Tea drinking, inappropriate jokes and brutal metal – and that’s just the opening act
“We are like the story in a porno” is how Destroyed Beyond Belief say hello. What singer Sean actually means – we think – is that they are they only straight ahead metal band on this bill. Of course this neglects the fact that they also tell jokes about Jesus and anal sex, as well as pouring themselves a cup of tea – all inside the first ten minutes. For the sake of argument we’ll go with the premise. The fact is that, though, for all the messing about, when Destroyed play their songs they are phenomenal. “Death Before Destruction” and new one “End Of Days” could strip paint off walls and take on Slayer in a knife fight, but there’s the other side to DBB. The side that realises this all a bit of a giggle and we’ve all got work tomorrow, so ferocious metal needs a smile on its face sometimes, which is precisely why they can hammer out “Team America” in homage to tonight’s main attractions, some of whom appear at the side of the stage as they do. And thats exactly why they can flick the switch and crush on “Devildriver”. As we are being American tonight, try this: Destroyed Beyond Belief rule y’all. However, appropriately for a band who came on to “God Save The Queen” they are very British, which means they are probably either too modest to say it or too drunk to care.
For twenty years off and on Maryland’s self-styled “humourcore” purveyors have assaulting the senses like the bastard sons of Zappa – or at the very least The Cardiacs second cousins.
Singer Todd Smith decides the audience is the place to enjoy this from and duly spends most of his time there, drinking from people’s glasses and flasks, as well as asking to see their, urrmmm, “intimate videos.” While all this is going on the band behind him play a schizophrenic brand of metal and Lord knows what else.
“The Sacrifice Of Mrs Rose Covington” is viscous – and when Smith screams “the power of Christ commands you,” you become a believer. The barmy nature of it all is best exemplified by the point that just before this, he’d crooned Elton John’s “Can You Feel The Love Tonight.” And the bewilderment continues with “Nude In The Wilderness” which melds reggae and giant power chords and pretty much anything else you can imagine. In between all this, the occasional catchy song breaks out “Sweet Nothing” is like a honky tonk in a meth lab, “Pogo The Clown” is a rockabilly stomp, while “Acid Memoir” needs no explanation.
Then, just because, they knock out a passable stab at “Creeping Death” which segues into “Kiss From A Rose” by Seal…to no ones great surprise. After this, they take requests and truly let their hair down and they end their hour pretty much the way it started, with the sonic chaos of “Darkest Days.” Dog Fashion Disco, then: pretty close to being unique.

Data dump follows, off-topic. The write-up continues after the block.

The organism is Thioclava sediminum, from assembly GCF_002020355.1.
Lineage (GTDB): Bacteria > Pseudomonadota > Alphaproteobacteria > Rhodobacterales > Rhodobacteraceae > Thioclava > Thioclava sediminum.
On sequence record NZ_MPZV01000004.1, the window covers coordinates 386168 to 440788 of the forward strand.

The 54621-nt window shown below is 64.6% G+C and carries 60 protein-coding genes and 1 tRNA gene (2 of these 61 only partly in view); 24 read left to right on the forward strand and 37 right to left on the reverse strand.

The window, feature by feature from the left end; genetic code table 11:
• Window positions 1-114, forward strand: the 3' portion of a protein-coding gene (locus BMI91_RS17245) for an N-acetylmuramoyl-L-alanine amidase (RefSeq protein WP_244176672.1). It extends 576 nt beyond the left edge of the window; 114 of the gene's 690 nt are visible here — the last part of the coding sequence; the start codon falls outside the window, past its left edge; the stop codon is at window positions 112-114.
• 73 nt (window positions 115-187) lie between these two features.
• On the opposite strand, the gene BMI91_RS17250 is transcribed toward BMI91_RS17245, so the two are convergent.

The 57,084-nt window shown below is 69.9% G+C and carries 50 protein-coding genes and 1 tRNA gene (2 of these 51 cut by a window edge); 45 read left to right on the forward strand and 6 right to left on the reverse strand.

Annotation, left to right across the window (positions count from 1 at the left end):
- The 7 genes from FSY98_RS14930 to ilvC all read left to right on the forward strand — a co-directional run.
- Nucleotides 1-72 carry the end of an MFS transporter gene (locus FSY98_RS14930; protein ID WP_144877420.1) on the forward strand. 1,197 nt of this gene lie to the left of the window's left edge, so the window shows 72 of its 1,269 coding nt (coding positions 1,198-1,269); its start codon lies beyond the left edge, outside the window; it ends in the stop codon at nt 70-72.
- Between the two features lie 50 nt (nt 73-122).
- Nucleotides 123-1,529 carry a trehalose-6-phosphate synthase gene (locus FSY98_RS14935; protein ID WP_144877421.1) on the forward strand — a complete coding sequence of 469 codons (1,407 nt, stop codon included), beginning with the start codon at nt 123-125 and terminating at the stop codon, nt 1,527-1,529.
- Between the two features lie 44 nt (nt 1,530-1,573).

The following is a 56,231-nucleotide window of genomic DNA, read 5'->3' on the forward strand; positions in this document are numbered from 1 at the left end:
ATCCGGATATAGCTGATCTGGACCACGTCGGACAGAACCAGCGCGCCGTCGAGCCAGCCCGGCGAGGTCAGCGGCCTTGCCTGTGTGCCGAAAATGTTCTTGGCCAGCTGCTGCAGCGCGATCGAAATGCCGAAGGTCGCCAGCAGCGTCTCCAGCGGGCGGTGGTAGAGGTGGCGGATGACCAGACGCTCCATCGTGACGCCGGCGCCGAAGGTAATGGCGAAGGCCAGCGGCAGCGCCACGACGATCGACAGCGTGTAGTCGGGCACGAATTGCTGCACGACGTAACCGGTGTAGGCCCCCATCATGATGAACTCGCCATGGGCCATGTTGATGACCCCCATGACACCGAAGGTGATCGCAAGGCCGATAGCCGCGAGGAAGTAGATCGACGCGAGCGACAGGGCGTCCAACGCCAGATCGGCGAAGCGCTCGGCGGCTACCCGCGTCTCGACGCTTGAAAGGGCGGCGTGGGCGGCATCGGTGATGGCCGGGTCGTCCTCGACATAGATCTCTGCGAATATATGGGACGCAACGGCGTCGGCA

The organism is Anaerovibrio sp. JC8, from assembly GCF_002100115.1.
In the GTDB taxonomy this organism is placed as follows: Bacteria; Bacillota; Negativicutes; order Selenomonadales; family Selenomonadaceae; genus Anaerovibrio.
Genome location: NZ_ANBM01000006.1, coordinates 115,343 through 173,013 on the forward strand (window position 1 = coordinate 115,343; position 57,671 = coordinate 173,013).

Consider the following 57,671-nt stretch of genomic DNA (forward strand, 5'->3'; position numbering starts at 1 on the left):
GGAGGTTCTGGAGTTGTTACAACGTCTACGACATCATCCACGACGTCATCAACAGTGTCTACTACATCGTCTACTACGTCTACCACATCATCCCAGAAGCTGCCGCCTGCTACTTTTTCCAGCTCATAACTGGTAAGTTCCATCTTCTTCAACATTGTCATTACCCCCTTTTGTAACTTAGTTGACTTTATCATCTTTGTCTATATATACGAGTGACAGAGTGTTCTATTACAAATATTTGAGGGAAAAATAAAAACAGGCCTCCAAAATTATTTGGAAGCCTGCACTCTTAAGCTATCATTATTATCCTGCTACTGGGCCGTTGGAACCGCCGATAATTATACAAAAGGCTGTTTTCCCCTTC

And, speaking of unique; Arizona’s Psychostick have proved over the years that they are pretty much unlike anything else. Even if we allow for the fact that most comedy metal – ok just Steel Panther, then – sucks ass, there’s something pretty incredible about a band that does what Psychostick does. That is to say, they emerge wearing a magnificent array of headgear, and play a song called “Bruce Campbell” which includes a Kazoo solo. This is the band’s first ever UK jaunt and they appear to be more excited about it than a 12 year boy that has the house to themselves and have just discovered Red Tube. And yet there’s something intoxicating about what amounts to a thrash metal version of Kenny Loggins’ “Danger Zone” while throwing paper aeroplanes into the audience. There’s also “The World’s Shortest Song” and there’s “This Song Is Not A Song It’s A Sandwich” – and actually they are cleverer pastiches than you might think. The slo-mo mosh pit is great fun, and “Hate Times 8” gives the impression of being made up on the spot. The “ballad” they air, “Orgasm Equals Love” is pure filth, and gets a circle pit. Bet that never happens when Poison do “Every Rose Has Its Thorn.”
In case it’s not clear, a Psychostick show is about more than music. “Sombrero” sees an audience member given the head gear with the rest of the crowd encouraged to get it from him.. On occasion it feels like you’ve walked into a Frat Party and you either buy into that ethos or you don’t. There’s no message here – “Dogs Like Socks” is like an extreme metal nursery rhyme – and that’s kind of the point. Certainly Wolverhampton gets it, and the band are given a heroes reception.
For MV’s taste they are better when they are doing the pastiches rather than the outright dumb stuff like “Quack Kills” but like the UK’s Evil Scarecrow, they know how to entertain their audience – and the slap bass funk of “Because Boobs” does just that.
Spending an hour in this world is something like being in a mash up of Wayne’s World and Beavis And Butthead with Green Jelly providing the soundtrack. “Beer” proves that admirably and the closing “Obey The Beard” is pretty much their anthem.
Psychostick and Dog Fashion Disco called this jaunt the Ugly Americans Tour. There was something rather different than ugly here, and if nothing else think of this: just by here you were informed that God has a beard and facial hair can bring world peace. It was that kind of night.